structure built using boost::shared_ptr to boost::intrusive_ptr with a
    significant performance gain.

    --
    Markus Schoder
     
    Markus Schoder, Jul 18, 2007
    #5
  6. Boris

    Daniel T. Guest

    Boris <> wrote:

    > I had a 3 hours meeting today with some fellow programmers that are
    > partly not convinced about using smart pointers in C++. Their main
    > concern is a possible performance impact.


    If they find an *actual* performance impact, then they have a leg to
    stand on, until then their appeal to fear is fallacious.

    > I've been explaining the advantages of smart pointers endlessly
    > (which are currently used in all our C++ software; we use the Boost
    > smart pointers) as I'm seriously concerned that there is a shift to
    > raw pointers. We are not developing system software but rather
    > normal Windows programs (with exceptions turned on). I wouldn't want
    > to write a C++ program without smart pointers any more but after
    > that endless discussion I wonder if I'm too strict.


    Why on earth would you want to write the same pointer management code
    over, and over again? That's not reuse... Do these fellows also write a
    loop instead of using strcpy? (I've known programmers who do that.)

    > Any serious arguments not to use smart pointers?


    "The boss will yell at you and make you remove them."
     
    Daniel T., Jul 18, 2007
    #6
  7. Boris

    Dave Steffen Guest

    "Victor Bazarov" <> writes:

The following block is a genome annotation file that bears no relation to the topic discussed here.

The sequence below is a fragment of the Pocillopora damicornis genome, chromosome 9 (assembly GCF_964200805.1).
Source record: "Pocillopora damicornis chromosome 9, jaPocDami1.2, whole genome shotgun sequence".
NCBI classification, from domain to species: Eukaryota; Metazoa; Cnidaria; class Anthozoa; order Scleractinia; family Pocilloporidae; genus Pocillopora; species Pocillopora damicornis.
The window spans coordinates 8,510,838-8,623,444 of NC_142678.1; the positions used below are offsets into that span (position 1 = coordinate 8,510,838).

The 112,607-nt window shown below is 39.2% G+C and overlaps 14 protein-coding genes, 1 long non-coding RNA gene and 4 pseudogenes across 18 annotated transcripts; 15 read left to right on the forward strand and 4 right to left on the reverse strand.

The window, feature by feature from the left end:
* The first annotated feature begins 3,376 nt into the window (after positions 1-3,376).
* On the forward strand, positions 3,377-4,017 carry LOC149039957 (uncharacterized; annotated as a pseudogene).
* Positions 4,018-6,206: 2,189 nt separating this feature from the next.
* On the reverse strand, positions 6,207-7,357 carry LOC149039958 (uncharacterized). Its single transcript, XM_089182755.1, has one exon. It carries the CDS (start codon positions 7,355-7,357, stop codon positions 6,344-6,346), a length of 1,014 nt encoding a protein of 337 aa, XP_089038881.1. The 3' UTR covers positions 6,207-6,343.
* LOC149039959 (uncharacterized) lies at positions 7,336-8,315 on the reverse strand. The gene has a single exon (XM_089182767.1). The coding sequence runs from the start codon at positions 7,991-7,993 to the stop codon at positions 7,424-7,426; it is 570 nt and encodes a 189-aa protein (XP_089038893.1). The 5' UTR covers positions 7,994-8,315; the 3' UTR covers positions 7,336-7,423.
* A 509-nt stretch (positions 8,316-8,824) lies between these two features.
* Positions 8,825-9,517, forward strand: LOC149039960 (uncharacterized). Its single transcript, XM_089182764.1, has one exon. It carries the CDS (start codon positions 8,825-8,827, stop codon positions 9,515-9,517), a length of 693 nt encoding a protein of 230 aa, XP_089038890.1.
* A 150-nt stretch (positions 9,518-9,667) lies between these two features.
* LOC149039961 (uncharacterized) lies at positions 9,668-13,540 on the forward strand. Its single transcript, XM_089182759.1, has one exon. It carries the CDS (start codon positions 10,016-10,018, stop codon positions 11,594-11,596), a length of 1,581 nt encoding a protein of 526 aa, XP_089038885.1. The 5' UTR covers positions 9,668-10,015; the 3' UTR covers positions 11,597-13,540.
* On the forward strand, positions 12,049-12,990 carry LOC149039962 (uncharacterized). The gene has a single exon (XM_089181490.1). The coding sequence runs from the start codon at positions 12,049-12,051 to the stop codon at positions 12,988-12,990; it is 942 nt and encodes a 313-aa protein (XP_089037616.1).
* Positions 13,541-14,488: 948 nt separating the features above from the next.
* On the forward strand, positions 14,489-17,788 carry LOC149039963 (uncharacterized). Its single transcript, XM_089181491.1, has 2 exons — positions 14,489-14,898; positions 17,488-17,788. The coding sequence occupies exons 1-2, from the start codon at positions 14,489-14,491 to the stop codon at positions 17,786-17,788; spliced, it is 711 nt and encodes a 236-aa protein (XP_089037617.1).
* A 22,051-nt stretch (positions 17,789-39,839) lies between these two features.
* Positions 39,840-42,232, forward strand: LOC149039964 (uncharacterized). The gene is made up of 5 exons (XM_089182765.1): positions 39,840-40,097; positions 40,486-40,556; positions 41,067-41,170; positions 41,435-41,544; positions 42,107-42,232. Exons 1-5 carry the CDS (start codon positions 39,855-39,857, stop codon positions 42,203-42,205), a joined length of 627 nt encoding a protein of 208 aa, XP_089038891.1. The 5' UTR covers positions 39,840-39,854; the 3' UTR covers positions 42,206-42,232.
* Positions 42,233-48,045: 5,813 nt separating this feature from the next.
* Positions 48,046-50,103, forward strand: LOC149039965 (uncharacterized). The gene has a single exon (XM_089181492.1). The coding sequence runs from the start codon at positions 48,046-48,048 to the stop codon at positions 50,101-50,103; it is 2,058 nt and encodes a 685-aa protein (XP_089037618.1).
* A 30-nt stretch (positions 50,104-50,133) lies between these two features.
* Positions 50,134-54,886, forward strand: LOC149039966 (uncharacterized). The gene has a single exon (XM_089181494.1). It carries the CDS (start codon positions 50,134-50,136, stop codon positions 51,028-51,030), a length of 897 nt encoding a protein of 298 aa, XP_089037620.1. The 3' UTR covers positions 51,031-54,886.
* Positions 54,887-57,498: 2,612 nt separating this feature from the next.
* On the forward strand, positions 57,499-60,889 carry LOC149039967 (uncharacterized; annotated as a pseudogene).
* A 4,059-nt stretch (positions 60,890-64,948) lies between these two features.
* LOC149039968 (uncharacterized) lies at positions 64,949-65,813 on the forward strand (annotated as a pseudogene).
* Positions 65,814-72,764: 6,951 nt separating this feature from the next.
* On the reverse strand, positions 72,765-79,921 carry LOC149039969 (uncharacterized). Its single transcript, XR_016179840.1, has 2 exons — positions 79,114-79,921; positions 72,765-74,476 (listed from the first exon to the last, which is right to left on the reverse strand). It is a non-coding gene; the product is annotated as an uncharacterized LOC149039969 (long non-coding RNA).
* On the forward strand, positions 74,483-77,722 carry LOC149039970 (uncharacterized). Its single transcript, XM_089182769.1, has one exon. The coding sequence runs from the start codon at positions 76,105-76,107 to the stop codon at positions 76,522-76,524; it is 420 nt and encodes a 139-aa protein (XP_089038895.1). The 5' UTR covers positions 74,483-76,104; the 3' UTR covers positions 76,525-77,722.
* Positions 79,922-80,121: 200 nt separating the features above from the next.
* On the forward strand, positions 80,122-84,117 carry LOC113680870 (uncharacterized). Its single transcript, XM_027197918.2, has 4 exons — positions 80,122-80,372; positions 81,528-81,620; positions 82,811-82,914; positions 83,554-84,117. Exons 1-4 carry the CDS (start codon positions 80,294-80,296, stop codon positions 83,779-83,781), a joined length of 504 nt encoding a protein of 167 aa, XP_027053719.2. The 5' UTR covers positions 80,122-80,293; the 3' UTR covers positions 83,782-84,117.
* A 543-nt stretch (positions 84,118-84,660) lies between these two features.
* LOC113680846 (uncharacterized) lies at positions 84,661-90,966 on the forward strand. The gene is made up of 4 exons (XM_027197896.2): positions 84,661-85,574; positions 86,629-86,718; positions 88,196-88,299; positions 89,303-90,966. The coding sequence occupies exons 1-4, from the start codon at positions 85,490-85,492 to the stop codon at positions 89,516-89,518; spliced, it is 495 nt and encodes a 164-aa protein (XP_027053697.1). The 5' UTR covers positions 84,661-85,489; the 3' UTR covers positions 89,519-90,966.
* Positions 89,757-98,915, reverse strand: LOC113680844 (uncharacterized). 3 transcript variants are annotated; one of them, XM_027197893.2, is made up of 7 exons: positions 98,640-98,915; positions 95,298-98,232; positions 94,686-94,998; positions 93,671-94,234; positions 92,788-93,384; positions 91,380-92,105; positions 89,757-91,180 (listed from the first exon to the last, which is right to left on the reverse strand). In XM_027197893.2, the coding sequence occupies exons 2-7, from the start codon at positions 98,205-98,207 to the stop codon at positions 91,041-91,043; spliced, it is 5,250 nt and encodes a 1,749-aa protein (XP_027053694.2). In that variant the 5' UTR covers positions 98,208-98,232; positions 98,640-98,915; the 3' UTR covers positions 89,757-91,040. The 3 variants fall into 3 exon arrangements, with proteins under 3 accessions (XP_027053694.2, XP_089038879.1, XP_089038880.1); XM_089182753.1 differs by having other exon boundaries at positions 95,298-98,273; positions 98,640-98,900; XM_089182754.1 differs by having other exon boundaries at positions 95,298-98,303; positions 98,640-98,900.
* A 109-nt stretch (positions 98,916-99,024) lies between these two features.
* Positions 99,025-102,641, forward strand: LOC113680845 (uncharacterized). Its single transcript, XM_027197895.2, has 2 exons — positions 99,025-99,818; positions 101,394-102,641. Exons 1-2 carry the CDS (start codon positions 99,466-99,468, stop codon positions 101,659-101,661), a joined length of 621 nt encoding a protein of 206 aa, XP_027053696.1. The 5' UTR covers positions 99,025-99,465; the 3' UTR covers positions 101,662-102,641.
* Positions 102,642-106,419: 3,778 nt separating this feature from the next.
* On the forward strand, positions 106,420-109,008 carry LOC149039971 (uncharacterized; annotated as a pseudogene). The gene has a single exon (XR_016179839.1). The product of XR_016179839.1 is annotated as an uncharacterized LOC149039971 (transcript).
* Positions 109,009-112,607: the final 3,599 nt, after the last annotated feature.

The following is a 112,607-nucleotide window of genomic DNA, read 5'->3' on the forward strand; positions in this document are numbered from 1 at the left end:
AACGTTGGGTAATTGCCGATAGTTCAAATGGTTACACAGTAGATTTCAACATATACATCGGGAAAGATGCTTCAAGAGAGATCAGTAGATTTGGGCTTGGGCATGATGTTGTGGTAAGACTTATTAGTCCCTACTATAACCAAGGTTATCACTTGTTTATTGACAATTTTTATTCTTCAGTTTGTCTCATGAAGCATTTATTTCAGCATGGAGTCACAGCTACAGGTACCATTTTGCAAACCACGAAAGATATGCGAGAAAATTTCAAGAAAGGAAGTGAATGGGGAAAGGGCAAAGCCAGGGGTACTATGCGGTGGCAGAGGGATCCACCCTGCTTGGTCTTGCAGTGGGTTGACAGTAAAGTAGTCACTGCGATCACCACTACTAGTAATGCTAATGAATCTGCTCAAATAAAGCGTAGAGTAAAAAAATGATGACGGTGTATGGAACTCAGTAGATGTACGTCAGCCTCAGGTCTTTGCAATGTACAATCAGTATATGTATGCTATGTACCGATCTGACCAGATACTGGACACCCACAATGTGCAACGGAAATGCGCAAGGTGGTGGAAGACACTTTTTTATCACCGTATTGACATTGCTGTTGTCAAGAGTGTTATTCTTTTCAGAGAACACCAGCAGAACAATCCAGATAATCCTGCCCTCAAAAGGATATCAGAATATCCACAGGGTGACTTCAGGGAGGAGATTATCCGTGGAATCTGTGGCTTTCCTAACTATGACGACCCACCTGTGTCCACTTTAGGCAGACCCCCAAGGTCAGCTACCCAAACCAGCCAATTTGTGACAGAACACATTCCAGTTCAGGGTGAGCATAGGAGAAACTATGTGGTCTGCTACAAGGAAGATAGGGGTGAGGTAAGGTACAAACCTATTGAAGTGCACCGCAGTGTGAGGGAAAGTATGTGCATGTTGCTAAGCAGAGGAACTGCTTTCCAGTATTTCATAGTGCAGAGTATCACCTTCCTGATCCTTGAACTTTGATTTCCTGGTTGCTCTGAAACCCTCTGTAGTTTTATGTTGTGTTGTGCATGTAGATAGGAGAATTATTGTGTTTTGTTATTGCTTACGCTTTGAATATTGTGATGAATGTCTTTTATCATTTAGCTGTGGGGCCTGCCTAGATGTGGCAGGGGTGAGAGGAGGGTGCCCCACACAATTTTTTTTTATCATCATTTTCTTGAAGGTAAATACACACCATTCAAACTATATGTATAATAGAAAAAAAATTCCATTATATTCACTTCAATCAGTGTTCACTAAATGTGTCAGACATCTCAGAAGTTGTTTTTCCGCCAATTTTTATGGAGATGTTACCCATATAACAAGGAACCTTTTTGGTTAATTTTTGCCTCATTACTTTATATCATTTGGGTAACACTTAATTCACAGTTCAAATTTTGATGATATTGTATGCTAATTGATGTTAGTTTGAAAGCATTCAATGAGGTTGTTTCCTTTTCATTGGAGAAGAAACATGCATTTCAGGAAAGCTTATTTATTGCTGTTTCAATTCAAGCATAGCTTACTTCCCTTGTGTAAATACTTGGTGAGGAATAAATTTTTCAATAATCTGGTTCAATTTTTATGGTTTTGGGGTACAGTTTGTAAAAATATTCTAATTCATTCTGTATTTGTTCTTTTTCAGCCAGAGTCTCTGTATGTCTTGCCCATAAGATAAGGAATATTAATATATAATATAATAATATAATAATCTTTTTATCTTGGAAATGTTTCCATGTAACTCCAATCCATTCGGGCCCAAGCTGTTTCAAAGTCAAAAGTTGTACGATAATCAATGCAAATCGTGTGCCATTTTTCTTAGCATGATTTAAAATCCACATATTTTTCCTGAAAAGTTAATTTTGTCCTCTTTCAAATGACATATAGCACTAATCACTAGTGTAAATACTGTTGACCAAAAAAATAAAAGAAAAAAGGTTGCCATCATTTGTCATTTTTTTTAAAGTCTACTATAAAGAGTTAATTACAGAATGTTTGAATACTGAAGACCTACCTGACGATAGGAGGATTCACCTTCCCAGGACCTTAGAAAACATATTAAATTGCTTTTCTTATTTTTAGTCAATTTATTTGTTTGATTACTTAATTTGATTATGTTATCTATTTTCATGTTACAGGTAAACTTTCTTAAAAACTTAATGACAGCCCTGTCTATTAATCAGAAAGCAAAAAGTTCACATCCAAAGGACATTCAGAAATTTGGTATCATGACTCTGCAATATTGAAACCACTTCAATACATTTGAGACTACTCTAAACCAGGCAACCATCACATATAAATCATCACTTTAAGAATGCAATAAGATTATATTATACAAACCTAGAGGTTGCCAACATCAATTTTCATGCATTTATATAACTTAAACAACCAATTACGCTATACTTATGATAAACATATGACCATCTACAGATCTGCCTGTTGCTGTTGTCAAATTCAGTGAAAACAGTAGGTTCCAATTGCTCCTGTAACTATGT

> Boris wrote:
    > > I had a 3 hours meeting today with some fellow programmers that are
    > > partly not convinced about using smart pointers in C++. Their main
    > > concern is a possible performance impact

    [...]
    >
    > There _is_ no performance impact. Whoever claims there is, should
    > prove it to you instead of just saying that. A smart pointer is
    > just a way for a programmer to relax and not have to remember when
    > to delete the object when the pointer goes out of scope. All access
    > to the actual object is resolved at compile time - no overhead.


    And by the way, I verified this experimentally last week while
    profiling some code. Using GCC 4.0.4 and Boost 1.33.1, it looks like
    there's a very small amount of overhead (like 5%) in executables built
    in "debug" mode, e.g. no optimization, no inlining, etc. This
    overhead *completely* dissapears when the optimization levels are turned
    up.

    So:

    A) Even if there is some small performance impact, it's well worth
    the *programmer* time you save developing and debugging your
    code;

    B) There isn't any performance impact when building executables for